Then I go to Scrivener and create a folder for each act, and one for each sequence within the act. I transfer those brief notes and expand a little in a synopsis. Then it’s time to write! It looks structured — and it is, to a certain point — but getting from Point A to Point B isn’t always a straight line. I aim the characters in the right direction, and they show me what they’re made of. Sometimes the plot board will have to be rearranged (again), but the ideas are fairly fluid, they are not carved in stone. There can still be room for those epiphanies I have in the shower.

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Author Robin Lythgoe

As I write I sometimes come up against details that need investigating or creative untangling. Rather than stoppingPro the flow of my writing I make a note to myself in the document and mark it with an easily searchable hashtag. Inserting a comment would do the same trick, but I find the hashtag quicker and just as easy to find when I go to Round Two, where I fix the obvious and start looking for the inconspicuous gaffs.

Since I’m writing a series, I use the back side of my Plot Board to create an over-arching outline that covers the whole story. It will have the same key points, but broken down into individual volumes.

In the process of actual writing, I aim for a word count (depending on the time I have and the mood I’m in). Whether or not I reach it, I try to leave my writing with a question in my head. Or in my case, written as the last line of the day. It provides a great place to pick up the next time I write, and I’ll already have something in mind.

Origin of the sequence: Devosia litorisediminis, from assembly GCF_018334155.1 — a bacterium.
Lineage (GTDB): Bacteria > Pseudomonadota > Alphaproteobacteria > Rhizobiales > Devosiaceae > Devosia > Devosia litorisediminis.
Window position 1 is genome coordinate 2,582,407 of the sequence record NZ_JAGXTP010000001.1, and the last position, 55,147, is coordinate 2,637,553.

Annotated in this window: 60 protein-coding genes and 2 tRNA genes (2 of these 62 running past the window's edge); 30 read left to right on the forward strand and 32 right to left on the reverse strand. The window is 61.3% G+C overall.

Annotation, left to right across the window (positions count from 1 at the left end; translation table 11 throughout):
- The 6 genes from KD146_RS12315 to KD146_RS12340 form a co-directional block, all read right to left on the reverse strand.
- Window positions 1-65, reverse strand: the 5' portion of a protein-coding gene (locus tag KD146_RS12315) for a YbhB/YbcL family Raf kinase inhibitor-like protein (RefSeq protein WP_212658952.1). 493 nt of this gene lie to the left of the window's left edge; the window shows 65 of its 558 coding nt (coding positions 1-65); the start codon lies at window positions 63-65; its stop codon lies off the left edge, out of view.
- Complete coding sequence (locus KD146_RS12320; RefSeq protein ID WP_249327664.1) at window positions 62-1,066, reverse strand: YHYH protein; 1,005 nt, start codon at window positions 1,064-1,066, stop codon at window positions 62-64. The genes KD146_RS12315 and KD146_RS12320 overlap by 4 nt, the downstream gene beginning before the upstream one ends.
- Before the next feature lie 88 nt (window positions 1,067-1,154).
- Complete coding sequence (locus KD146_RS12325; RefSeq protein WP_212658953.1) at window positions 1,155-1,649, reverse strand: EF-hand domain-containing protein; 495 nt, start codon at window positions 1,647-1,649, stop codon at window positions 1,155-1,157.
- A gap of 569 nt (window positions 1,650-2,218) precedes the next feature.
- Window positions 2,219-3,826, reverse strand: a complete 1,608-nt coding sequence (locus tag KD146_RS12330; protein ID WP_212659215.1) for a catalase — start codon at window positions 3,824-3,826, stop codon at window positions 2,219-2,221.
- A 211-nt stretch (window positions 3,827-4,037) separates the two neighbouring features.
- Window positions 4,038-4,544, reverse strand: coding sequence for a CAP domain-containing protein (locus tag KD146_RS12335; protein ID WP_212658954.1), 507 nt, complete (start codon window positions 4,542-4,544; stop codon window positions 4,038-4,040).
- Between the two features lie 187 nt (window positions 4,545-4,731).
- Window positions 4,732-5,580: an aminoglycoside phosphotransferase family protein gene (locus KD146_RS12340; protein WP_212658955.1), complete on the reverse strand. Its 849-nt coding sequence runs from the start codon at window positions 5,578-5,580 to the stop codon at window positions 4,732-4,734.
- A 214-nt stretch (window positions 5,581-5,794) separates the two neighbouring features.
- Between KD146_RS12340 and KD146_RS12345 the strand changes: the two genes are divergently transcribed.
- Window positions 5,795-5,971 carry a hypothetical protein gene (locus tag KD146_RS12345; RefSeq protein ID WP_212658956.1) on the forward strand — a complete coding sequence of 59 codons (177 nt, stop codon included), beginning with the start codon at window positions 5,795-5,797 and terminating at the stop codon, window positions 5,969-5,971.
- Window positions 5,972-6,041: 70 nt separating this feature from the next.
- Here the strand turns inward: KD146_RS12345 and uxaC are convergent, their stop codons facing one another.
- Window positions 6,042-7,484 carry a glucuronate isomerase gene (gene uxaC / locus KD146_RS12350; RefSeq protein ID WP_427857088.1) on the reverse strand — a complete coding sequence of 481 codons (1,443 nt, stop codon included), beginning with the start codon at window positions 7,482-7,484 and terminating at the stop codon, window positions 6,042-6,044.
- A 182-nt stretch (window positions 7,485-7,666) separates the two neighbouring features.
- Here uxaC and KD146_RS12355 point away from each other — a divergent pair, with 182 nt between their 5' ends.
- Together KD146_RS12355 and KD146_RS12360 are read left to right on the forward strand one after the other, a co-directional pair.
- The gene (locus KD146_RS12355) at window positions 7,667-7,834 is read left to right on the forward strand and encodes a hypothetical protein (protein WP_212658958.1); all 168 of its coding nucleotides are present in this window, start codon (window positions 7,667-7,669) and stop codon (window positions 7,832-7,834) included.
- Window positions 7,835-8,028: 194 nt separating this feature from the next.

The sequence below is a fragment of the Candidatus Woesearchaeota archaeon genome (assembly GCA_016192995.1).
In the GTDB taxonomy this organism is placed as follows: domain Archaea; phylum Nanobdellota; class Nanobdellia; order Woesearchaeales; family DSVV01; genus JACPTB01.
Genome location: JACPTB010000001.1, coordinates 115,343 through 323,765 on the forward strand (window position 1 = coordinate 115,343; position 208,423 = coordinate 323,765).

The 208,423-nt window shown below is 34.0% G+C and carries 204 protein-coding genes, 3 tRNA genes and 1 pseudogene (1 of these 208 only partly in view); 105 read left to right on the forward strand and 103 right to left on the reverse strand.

Top Ten Sci-Fi / Fantasy Movies / Books of Robin Lythgoe

List your top ten Sci-Fi/ Fantasy Books / Movies… (We all know either the book came from the movie or the movie came from the book.)

 

Again, in no particular order:

 

  • LadyhawkeRobin_0123_pp_300
  • X-Men (all of them!)
  • Memory, Sorrow, and Thorn series by Tad Williams
  • Lord of the Rings (books and movies)
  • Princess Bride (book and movie)
  • The Farseer Trilogy by Robin Hobb
  • Minority Report (Phillip K Dick Short story originally)
  • Spiderwick Chronicles
  • Trio for a Lute series by R.A MacAvoy
  • Grimm

Book Spotlight: As the Crow Flies by Robin Lythgoe

As the Crow Flies. Robin Lythgoe
This is the review I did a few weeks ago on AS THE CROW FLIES. I feel this is a good enough time to re-post it.
Synopsis:
For a thief, getting caught is never a good thing. Getting caught by a wizard is even worse.

‘One more job’ meant that Crow, a notorious thief, could retire with Tarsha, the woman of his dreams, but ‘one more job’ may just mean his life.

When he sets out to abscond with that last brilliant treasure and seek a life of ease and pleasure with the jewel of his heart, Crow seriously underestimates his mark, the Baron Duzayan. Under threat of death by poison, Crow is coerced into stealing an improbable, mythical prize. To satisfy the wizard’s greed and save the life of his lady love, he must join forces with Tanris, the one man he has spent his entire career avoiding.

But what’s a man to do when stealing that fabled prize could level an empire and seal his fate?

From a dungeon black as night, to the top of a mountain peak shrouded in legend, a man’s got to do what he must.

Until, of course, he can think of a better plan…

Continue reading